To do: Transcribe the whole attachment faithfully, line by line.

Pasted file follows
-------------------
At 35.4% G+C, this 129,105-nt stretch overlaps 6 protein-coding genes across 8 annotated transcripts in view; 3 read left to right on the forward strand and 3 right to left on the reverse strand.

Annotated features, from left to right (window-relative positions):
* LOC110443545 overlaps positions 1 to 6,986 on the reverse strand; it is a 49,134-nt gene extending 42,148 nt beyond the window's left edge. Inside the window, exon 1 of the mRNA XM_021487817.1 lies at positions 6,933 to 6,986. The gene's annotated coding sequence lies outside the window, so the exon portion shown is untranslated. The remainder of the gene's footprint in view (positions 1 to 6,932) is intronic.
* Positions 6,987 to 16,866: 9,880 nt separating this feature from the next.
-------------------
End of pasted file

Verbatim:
At 35.4% G+C, this 129,105-nt stretch overlaps 6 protein-coding genes across 8 annotated transcripts in view; 3 read left to right on the forward strand and 3 right to left on the reverse strand.

Annotated features, from left to right (window-relative positions):
* LOC110443545 overlaps positions 1 to 6,986 on the reverse strand; it is a 49,134-nt gene extending 42,148 nt beyond the window's left edge. Inside the window, exon 1 of the mRNA XM_021487817.1 lies at positions 6,933 to 6,986. The gene's annotated coding sequence lies outside the window, so the exon portion shown is untranslated. The remainder of the gene's footprint in view (positions 1 to 6,932) is intronic.
* Positions 6,987 to 16,866: 9,880 nt separating this feature from the next.